Feminism: The rights and wrongs

Feminism: The rights and wrongs

Feminism: The rights and wrongs

हिंदी में पढ़ने के लिए यहां क्लिक करें

In the last week of August 2018, 150 men performed ‘last rites’ of their marriages to get rid of the ‘toxic’ feminism of their evil wives. The entire event was organised by the Save Indian Family Foundation (SIFF). According to a foundation member, feminism has deviated from its original agenda of equality.

“This means that the government wants police to enter bedrooms now, which is a sure shot way to break a marriage as no relationship will work if these rules are enforced.”
-Save Indian Family Foundation on the proposed law against marital rape, 2017.

To have a foundation that does not acknowledge toxic masculinity and patriarchy, talk about toxic feminism is irony at its best. One must recognize, however, that as the feminist movement has developed, there are some pseudo-heads that occasionally creep up. What does feminism mean, then? And how right is it to disassociate oneself with the “feminist” tag?

Feminism and its origin in India

The original meaning of the term “feminism” is “the advocacy of women’s rights on the grounds of the equality of the sexes”. Consequently, it rules out the argument made by anyone who says feminism is torturing men unfairly. It doesn’t. The movement associates itself with equality, which means elimination of privilege- for any of the sexes. Any action taken in an opposite direction, is automatically not feminism.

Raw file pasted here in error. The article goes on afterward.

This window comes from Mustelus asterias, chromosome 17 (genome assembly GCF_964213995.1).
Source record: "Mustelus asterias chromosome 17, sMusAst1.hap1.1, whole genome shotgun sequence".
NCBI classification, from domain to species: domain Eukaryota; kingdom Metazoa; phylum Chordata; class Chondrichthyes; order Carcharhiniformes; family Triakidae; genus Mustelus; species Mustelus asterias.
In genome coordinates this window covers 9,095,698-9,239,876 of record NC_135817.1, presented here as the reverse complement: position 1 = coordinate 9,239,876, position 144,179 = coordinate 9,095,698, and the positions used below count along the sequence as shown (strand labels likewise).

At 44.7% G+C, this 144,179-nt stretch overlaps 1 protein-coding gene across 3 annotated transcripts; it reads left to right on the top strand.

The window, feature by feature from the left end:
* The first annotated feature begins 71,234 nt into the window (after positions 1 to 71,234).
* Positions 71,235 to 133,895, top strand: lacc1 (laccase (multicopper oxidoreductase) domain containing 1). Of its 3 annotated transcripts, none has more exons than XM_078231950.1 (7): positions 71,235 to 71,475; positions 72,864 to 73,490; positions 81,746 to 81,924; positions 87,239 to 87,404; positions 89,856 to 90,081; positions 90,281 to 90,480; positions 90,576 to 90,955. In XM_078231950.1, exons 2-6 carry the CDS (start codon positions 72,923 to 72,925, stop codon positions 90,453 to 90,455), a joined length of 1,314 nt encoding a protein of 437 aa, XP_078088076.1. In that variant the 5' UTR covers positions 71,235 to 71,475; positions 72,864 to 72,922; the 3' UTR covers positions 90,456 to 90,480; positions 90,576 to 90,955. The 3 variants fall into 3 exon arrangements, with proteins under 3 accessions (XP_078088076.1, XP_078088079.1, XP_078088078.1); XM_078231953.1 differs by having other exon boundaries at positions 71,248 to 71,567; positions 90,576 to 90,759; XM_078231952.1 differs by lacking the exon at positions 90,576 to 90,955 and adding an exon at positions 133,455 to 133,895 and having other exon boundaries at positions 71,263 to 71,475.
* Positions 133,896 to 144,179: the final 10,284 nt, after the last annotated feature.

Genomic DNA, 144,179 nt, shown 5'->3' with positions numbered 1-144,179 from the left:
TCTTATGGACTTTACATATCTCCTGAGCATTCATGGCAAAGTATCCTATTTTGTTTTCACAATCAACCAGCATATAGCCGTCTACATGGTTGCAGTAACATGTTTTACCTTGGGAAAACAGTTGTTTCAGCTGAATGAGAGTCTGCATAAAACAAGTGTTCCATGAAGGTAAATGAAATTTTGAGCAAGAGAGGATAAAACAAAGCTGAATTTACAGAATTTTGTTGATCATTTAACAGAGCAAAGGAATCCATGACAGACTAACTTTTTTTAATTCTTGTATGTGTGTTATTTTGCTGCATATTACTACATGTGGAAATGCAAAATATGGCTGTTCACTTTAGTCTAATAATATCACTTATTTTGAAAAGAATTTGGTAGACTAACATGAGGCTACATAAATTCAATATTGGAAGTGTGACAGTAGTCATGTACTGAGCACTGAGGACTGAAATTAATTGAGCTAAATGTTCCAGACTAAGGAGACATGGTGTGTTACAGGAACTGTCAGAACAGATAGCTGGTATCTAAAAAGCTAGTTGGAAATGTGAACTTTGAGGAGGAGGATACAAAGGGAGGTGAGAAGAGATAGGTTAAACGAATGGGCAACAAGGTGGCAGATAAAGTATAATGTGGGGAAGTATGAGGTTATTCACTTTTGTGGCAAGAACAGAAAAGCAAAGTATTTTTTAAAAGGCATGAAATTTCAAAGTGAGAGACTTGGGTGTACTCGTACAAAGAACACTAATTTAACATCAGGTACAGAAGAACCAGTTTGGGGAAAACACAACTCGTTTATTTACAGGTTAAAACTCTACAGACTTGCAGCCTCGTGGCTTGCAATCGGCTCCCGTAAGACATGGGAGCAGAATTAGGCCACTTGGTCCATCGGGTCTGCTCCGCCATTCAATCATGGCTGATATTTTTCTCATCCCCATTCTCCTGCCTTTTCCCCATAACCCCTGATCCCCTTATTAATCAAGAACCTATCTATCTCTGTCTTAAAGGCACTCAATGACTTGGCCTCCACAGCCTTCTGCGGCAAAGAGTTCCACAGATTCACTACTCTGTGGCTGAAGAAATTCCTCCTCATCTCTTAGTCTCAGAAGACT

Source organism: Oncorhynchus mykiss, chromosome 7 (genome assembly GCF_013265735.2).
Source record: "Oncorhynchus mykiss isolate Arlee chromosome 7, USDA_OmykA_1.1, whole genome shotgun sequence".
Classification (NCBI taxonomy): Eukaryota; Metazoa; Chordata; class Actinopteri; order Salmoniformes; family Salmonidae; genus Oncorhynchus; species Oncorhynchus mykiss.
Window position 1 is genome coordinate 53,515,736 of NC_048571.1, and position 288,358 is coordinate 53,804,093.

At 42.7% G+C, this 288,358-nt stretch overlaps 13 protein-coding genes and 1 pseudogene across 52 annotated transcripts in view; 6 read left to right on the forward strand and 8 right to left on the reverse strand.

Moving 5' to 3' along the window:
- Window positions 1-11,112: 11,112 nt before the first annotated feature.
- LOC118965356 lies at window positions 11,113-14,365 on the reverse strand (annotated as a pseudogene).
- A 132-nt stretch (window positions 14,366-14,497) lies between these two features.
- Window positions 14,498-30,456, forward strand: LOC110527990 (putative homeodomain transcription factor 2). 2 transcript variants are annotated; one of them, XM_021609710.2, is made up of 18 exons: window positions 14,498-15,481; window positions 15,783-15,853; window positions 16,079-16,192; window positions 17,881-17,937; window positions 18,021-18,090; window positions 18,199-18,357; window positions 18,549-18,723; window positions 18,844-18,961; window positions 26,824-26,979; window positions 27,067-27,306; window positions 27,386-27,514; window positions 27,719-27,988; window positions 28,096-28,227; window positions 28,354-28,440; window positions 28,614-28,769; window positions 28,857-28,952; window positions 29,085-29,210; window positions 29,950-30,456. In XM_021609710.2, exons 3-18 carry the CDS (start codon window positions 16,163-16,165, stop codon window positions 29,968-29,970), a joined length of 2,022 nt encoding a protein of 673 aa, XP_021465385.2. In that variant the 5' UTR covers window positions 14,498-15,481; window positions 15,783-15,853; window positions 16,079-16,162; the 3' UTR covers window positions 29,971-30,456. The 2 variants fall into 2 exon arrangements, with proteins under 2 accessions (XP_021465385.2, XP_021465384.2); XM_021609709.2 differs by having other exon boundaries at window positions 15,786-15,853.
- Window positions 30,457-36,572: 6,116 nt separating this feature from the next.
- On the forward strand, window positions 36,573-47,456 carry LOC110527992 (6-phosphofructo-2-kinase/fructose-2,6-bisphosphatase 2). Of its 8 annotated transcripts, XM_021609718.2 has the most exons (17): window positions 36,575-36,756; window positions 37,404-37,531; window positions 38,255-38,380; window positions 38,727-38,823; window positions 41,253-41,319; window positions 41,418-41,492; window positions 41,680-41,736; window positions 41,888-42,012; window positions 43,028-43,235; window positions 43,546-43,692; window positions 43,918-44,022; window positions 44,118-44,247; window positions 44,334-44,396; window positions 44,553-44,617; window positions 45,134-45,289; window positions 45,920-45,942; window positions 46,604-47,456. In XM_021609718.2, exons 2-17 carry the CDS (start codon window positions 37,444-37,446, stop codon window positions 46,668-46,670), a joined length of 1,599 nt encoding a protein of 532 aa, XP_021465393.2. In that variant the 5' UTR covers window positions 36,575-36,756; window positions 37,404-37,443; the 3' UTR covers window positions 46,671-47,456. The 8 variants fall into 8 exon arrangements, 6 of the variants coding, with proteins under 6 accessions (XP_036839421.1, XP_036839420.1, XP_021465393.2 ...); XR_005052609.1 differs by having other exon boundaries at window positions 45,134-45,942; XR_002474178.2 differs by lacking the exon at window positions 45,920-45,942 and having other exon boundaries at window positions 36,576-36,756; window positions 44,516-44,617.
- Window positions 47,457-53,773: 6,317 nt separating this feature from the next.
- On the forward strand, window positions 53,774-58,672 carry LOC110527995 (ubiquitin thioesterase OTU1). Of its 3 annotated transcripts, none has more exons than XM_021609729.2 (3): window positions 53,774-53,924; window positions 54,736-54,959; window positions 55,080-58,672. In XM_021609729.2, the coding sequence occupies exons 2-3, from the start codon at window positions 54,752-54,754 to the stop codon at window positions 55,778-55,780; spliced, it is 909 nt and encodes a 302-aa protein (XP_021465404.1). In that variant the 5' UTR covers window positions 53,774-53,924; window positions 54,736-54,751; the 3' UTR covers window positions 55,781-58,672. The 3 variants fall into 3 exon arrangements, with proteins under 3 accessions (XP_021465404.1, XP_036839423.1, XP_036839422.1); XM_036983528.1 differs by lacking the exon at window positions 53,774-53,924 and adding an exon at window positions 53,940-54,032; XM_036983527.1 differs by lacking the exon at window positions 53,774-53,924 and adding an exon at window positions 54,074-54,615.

Feminism in India is seen as divided into three phases, starting from the mid-eighteenth century. While there was were several strong women in the earlier times, continuously fighting against the societal norms, it was in the 18th century that reforms began on a visible scale.

Starting roughly in the 1850s, the torch bearers of first-phase feminism in India were largely men who worked to eradicate social evils. However, the effects were somewhat dampened because of the clash between the reform movement and the nationalist movement. The latter resisted any interference by the colonials in Indian households. As a result, even when the government tried to raise the minimum age of marriage for women, it was met with protests.

Modern day feminism

The Indian Feminist movement has come a long way over the years. From men “safeguarding” the rights of women, women have taken it upon themselves to hit the streets. There are regular movements to secure an equal niche for women in the society. Securing women’s right to equality, against rape and harassment, dismantling patriarchy etc have all been curbed under one umbrella- feminism.

While the early days of feminism started with the very basics like fighting against Sati pratha, child marriage etc; more diverse grounds can be reached now. Women fight for complete equality in all spheres of life- workplace, at home, and so on. Women from backward regions or societal hierarchies face different challenges than women from an urban or more privileged section. However, the issues more or less remain about equality.